The process we are using for making the aspen trees on the layout can be seen in the next set of pictures. I made a drying rack on the back of my workbench to help speed up the process. We are using super trees for the armatures of the aspen trees. Here is a list of lessons learned in making the aspen trees; 1) acrylic paints work well for painting the off-white bark and the knot holes black, 2) soak the super trees in matte medium and use soldiering clamps to hold them straight, 3) Use the flocking material sparingly. On the first batch of trees I made, I used way to much flocking and Wayne the "Artistic Director on the S&S RR" told me the looked like S**T.  We did some experimenting with less and less flocking and found that the trees with very little flocking looked much better. Take a look at the pictures and see if you agree. Let me know if you have any questions on the procedure.
John Siekirk
Superior & Seattle Railroad

S&S RR

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Re: Superior & Seattle Railroad Build
« Reply #41 on: March 11, 2014, 02:16:53 PM »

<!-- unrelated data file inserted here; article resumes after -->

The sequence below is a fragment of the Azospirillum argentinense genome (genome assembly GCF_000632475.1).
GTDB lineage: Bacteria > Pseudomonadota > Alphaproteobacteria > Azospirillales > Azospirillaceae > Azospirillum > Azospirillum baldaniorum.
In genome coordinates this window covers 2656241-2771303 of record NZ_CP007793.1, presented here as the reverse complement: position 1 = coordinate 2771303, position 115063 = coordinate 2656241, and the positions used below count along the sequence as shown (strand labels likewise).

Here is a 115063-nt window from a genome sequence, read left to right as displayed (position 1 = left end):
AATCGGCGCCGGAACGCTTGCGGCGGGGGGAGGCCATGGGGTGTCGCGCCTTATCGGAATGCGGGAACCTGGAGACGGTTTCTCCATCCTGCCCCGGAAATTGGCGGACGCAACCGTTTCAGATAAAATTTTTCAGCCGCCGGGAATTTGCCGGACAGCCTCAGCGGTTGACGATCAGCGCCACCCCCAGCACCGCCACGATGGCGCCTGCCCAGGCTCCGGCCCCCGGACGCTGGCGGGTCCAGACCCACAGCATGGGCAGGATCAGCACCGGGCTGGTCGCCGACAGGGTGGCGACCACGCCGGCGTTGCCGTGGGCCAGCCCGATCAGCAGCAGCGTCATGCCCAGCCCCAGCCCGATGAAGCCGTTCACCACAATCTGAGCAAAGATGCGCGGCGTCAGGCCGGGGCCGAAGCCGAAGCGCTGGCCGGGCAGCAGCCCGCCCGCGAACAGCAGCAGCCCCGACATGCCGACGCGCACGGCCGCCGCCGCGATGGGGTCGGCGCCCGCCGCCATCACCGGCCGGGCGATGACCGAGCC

Trees made with different densities of flocking and a few growing on the layout.
John Siekirk
Superior & Seattle Railroad

bparrish

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Re: Superior & Seattle Railroad Build
« Reply #42 on: March 11, 2014, 07:09:04 PM »
John

The problem with trees is after you put up the first one it screams for another thousand or two.  I have 700+ trees on my RR and it's not that big of a room.

Looks great.

Thanx
Bob
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Re: Superior & Seattle Railroad Build
« Reply #43 on: March 11, 2014, 08:32:25 PM »
John , did you get real Super Trees, i mean the brand or did you look for a Floral supplier. I bought a box from a floral supplier , cost me 45 dollars and it's good for about 800- 900 trees.
I love photo's, don't we all.

S&S RR

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Re: Superior & Seattle Railroad Build
« Reply #44 on: March 12, 2014, 11:10:33 AM »
John

The problem with trees is after you put up the first one it screams for another thousand or two.  I have 700+ trees on my RR and it's not that big of a room.

Looks great.

Thanx
Bob


Bob - you are so right.  I'm on my second case of super trees.  I have know idea how many will be needed.  I like to build the trees in my gazebo in the summer.  Can't wait to see the gazebo again it covered in snow right now. I have hundreds of pine trees to make this summer - they take more time per tree. 
John Siekirk
Superior & Seattle Railroad